- Bring the milk, cream, half the sugar and optional vanilla to the boil on low-medium heat in a medium-small heavy-based saucepan.
- In a bowl, whisk to combine the egg and other half of sugar. Whisk in the custard powder to combine.
- Whisk 1/3 of the hot milk into the egg mixture then pour back into the saucepan.
- Whisk constantly for a few minutes until the mixture thickens.
- Pass through a sieve into a clean bowl and allow to cool 10 minutes.
- Sprinkle the blackcurrants over the base of the chilled pastry case
- Spoon in the custard filling and smoothe with the back of a teaspoon (or small offset spatula) then leave 30 minutes at room temperature.
- Brush lightly with beaten egg.
- Preheat oven to 160ºC/320ºF (fan) or 180ºC/350ºF (static).
- Bake 35-45 minutes (at around 30 mins trim the edges around the top of the ring/tin). The tart is done when the pastry is golden brown and the custard is set but jiggling a little when you shake the baking tray to and fro.
- Cool on the tray then on a wire rack an hour or so.
You can leave your flan naked and it looks lovely too…
But if you’d like a glaze there are two options:
Jam glaze: stir a few spoons of blackcurrant jam or warm slightly to make it more spreadable. Brush the top of the flan delicately with the jam or spread with the back of a teaspoon then add extra fresh blackcurrants.
Blackcurrant neutral glaze (as in the book): 5g/1 tsp blackcurrant purée, 40g neutral glaze and some violet hydrosoluble colouring. Mix together (don’t whisk) and brush the warm glaze on the cooled flan. Except when it’s warm it’s pretty liquid so I wasn’t sure about the recipe but it turns out more or less okay.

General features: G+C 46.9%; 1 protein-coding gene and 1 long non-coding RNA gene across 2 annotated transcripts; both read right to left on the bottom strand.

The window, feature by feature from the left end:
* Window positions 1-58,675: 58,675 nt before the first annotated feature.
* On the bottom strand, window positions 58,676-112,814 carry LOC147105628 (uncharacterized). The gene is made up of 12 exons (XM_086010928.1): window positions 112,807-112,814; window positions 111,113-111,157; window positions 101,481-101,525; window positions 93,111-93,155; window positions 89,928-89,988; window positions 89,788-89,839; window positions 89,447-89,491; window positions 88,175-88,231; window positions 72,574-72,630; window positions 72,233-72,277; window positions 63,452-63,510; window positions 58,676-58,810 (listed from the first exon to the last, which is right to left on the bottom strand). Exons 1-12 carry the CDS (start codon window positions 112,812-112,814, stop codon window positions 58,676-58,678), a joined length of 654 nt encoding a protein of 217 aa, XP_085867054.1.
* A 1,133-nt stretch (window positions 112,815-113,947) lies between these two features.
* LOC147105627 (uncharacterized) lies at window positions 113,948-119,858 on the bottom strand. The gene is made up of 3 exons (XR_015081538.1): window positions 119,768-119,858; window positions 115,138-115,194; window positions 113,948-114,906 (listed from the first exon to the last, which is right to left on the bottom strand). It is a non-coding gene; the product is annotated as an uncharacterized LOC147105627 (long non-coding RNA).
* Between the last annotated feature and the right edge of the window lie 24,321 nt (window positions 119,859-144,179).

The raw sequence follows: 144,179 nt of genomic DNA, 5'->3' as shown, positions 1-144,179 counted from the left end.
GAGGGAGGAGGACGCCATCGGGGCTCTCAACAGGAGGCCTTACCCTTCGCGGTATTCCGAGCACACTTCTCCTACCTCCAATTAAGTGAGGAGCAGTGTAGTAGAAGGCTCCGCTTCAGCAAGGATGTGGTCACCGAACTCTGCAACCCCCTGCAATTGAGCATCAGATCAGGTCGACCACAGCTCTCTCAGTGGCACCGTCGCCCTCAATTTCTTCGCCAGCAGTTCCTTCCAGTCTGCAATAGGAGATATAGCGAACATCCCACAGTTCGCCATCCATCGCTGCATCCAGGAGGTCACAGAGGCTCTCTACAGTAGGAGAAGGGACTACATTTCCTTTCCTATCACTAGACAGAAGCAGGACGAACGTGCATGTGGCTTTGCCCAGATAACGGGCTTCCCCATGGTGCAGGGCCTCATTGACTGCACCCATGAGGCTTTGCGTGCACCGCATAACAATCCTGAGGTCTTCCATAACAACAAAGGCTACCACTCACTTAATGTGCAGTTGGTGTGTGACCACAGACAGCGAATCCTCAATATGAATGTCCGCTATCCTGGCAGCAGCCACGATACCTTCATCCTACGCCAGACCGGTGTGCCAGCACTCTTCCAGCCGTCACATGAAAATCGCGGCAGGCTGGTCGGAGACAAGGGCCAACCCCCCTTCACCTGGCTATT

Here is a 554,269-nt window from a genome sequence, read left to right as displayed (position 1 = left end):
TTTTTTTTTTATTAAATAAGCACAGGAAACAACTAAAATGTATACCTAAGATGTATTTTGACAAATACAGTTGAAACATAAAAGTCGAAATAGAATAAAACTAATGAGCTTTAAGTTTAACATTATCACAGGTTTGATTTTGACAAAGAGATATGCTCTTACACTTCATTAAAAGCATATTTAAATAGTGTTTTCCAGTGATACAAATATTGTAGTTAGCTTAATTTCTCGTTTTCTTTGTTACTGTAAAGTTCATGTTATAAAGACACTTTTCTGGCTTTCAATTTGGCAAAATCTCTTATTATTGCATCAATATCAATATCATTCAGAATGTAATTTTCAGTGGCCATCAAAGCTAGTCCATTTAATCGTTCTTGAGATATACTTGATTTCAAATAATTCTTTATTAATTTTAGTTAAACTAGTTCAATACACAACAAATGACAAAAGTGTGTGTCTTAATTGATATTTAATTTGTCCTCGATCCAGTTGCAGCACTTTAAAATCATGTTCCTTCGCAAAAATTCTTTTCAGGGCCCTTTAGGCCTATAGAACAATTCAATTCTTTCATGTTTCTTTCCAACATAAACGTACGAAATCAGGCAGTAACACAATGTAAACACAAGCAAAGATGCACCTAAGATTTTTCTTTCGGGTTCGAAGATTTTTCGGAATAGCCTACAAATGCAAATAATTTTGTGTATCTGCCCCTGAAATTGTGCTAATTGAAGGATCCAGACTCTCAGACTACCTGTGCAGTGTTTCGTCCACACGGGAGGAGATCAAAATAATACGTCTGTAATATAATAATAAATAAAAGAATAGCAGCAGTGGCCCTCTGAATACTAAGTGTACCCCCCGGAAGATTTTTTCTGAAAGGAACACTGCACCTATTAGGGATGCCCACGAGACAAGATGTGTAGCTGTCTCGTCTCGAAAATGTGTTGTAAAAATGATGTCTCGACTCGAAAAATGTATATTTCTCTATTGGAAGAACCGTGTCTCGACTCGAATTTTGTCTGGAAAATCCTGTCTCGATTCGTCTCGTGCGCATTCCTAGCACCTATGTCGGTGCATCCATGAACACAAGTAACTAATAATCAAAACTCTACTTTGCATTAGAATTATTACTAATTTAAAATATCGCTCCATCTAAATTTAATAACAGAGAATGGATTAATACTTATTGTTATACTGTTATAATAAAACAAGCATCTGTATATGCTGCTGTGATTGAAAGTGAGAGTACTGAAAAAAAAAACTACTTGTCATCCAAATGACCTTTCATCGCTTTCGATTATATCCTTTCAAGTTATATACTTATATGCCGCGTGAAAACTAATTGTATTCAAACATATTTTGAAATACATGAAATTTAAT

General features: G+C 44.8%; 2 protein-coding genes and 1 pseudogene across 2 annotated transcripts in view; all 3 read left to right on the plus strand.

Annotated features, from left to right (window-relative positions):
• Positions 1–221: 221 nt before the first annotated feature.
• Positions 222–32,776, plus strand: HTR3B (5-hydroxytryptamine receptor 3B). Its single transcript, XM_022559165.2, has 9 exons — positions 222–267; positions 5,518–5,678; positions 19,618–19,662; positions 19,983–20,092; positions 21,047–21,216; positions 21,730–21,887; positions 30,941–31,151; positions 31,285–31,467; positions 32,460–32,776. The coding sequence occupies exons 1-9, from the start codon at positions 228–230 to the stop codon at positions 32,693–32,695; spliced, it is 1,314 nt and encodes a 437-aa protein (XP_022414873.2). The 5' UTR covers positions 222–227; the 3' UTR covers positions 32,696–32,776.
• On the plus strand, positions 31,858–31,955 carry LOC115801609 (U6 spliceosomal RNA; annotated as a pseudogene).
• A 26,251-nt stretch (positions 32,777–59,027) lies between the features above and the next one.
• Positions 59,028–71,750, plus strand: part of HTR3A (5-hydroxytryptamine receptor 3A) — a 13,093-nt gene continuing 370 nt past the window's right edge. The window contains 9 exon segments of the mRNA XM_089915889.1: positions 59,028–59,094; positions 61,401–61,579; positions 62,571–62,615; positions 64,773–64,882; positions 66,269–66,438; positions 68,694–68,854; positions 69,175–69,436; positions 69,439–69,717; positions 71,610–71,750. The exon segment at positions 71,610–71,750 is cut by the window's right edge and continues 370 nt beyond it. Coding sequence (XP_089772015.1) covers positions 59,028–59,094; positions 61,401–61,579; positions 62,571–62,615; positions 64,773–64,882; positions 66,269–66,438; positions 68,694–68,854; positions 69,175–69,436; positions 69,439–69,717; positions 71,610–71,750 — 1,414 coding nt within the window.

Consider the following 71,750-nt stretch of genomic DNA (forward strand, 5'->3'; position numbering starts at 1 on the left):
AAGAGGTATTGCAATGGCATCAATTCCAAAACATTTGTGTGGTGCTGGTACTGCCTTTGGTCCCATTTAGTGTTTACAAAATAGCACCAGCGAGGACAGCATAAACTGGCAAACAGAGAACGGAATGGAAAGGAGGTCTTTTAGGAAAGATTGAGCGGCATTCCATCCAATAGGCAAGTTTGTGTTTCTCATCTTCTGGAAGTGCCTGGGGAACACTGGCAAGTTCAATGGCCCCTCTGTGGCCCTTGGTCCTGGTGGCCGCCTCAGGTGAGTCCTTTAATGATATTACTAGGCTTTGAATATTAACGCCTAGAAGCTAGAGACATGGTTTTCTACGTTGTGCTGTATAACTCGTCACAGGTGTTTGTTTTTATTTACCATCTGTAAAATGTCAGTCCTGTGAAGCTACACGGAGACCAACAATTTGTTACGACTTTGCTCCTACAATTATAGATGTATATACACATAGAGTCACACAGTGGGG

Eating and storing
The first day at room temperature you’ll have a delightfully creamy flan …
… then after a night in the fridge you’ll have lovely firmer slices you can pick up with your hands.
It isn’t a dessert you’d freeze but store in an airtight container in the fridge and thoroughly enjoy eating within 3 days.
Frédéric Cassel and Fontainebleau
The point of going to Fontainebleau was to look for the famous magical climbing boulders in the forest there. So mum and I tore ourselves away from the cakes in Paris and took a brief train ride out to this peaceful little town. We came across Frédéric Cassel’s pâtisserie and I’m afraid ended up spending quite a lot of time there. Oops. We might even have gone back a little sheepishly three times in one day before returning to Paris with a box of Cassel’s goodies … but don’t tell anyone.
We had a cake picnic with the flan cassis and other treats…
The next year we went back of course and took slices to cycle around the forest, as you do… 🙂
You can see we’re very attached to Cassel’s flan cassis. So it’s been great to be able to make it at home. The glaze doesn’t come out exactly the same but the flavour’s all there.
Later research revealed Cassel was elected pâtissier of the year in 1999 and 2007, headed the French winning team of the 2013 World Pastry Cup and has been President of the prestigious Association Relais Desserts since 2003. Which explains why his cakes and breads are so amazing and why we naturally went a bit overboard eating them. Lol.
Perhaps you’d like a slice of blackcurrant custard tart aka flan parisien cassis? Please help yourself…
Farewell for now dear reader! Wishing you a sweet week and weekend ahead with some happy baking and eating! 🙂 Lili x